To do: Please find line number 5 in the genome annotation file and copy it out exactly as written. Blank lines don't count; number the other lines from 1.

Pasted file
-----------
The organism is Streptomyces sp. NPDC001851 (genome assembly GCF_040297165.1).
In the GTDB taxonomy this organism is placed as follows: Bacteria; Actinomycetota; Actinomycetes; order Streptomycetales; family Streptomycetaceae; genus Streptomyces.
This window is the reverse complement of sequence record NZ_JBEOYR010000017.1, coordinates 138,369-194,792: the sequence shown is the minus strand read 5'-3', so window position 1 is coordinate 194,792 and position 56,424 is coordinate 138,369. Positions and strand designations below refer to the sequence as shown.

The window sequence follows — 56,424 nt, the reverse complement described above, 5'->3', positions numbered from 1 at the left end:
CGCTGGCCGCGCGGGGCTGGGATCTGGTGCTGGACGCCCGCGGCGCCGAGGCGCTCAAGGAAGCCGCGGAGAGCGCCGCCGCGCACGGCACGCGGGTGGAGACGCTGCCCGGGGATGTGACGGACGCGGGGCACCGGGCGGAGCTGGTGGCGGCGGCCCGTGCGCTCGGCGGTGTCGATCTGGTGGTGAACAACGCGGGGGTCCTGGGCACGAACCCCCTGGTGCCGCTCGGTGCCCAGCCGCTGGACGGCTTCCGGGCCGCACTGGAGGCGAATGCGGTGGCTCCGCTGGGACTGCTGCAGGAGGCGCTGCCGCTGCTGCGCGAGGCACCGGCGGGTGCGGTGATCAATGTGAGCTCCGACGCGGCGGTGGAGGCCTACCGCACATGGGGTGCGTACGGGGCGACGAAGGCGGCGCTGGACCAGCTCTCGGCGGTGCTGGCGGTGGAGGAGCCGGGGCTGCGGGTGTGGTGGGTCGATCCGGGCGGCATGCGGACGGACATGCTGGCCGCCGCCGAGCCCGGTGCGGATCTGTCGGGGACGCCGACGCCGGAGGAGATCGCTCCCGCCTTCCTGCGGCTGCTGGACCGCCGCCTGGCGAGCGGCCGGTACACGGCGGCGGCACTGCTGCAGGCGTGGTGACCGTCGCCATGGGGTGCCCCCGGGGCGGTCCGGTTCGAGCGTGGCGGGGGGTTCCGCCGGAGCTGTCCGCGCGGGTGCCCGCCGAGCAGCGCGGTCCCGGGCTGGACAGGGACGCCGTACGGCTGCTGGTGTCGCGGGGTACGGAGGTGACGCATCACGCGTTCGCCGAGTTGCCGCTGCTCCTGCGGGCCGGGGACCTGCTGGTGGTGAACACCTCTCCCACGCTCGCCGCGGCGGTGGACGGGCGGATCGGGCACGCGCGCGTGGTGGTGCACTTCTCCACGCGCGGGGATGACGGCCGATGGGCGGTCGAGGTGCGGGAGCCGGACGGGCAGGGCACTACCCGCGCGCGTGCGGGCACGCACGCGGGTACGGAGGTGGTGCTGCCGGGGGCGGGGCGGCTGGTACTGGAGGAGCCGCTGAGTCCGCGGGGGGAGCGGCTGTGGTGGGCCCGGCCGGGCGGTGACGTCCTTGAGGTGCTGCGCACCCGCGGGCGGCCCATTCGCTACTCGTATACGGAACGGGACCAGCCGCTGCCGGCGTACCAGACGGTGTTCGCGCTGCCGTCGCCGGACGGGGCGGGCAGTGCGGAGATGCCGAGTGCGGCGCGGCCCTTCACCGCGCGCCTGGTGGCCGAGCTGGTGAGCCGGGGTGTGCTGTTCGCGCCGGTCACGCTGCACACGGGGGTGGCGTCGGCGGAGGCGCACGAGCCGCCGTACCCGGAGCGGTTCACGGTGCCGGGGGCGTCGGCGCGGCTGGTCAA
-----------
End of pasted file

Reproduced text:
CGCTGGCCGCGCGGGGCTGGGATCTGGTGCTGGACGCCCGCGGCGCCGAGGCGCTCAAGGAAGCCGCGGAGAGCGCCGCCGCGCACGGCACGCGGGTGGAGACGCTGCCCGGGGATGTGACGGACGCGGGGCACCGGGCGGAGCTGGTGGCGGCGGCCCGTGCGCTCGGCGGTGTCGATCTGGTGGTGAACAACGCGGGGGTCCTGGGCACGAACCCCCTGGTGCCGCTCGGTGCCCAGCCGCTGGACGGCTTCCGGGCCGCACTGGAGGCGAATGCGGTGGCTCCGCTGGGACTGCTGCAGGAGGCGCTGCCGCTGCTGCGCGAGGCACCGGCGGGTGCGGTGATCAATGTGAGCTCCGACGCGGCGGTGGAGGCCTACCGCACATGGGGTGCGTACGGGGCGACGAAGGCGGCGCTGGACCAGCTCTCGGCGGTGCTGGCGGTGGAGGAGCCGGGGCTGCGGGTGTGGTGGGTCGATCCGGGCGGCATGCGGACGGACATGCTGGCCGCCGCCGAGCCCGGTGCGGATCTGTCGGGGACGCCGACGCCGGAGGAGATCGCTCCCGCCTTCCTGCGGCTGCTGGACCGCCGCCTGGCGAGCGGCCGGTACACGGCGGCGGCACTGCTGCAGGCGTGGTGACCGTCGCCATGGGGTGCCCCCGGGGCGGTCCGGTTCGAGCGTGGCGGGGGGTTCCGCCGGAGCTGTCCGCGCGGGTGCCCGCCGAGCAGCGCGGTCCCGGGCTGGACAGGGACGCCGTACGGCTGCTGGTGTCGCGGGGTACGGAGGTGACGCATCACGCGTTCGCCGAGTTGCCGCTGCTCCTGCGGGCCGGGGACCTGCTGGTGGTGAACACCTCTCCCACGCTCGCCGCGGCGGTGGACGGGCGGATCGGGCACGCGCGCGTGGTGGTGCACTTCTCCACGCGCGGGGATGACGGCCGATGGGCGGTCGAGGTGCGGGAGCCGGACGGGCAGGGCACTACCCGCGCGCGTGCGGGCACGCACGCGGGTACGGAGGTGGTGCTGCCGGGGGCGGGGCGGCTGGTACTGGAGGAGCCGCTGAGTCCGCGGGGGGAGCGGCTGTGGTGGGCCCGGCCGGGCGGTGACGTCCTTGAGGTGCTGCGCACCCGCGGGCGGCCCATTCGCTACTCGTATACGGAACGGGACCAGCCGCTGCCGGCGTACCAGACGGTGTTCGCGCTGCCGTCGCCGGACGGGGCGGGCAGTGCGGAGATGCCGAGTGCGGCGCGGCCCTTCACCGCGCGCCTGGTGGCCGAGCTGGTGAGCCGGGGTGTGCTGTTCGCGCCGGTCACGCTGCACACGGGGGTGGCGTCGGCGGAGGCGCACGAGCCGCCGTACCCGGAGCGGTTCACGGTGCCGGGGGCGTCGGCGCGGCTGGTCAA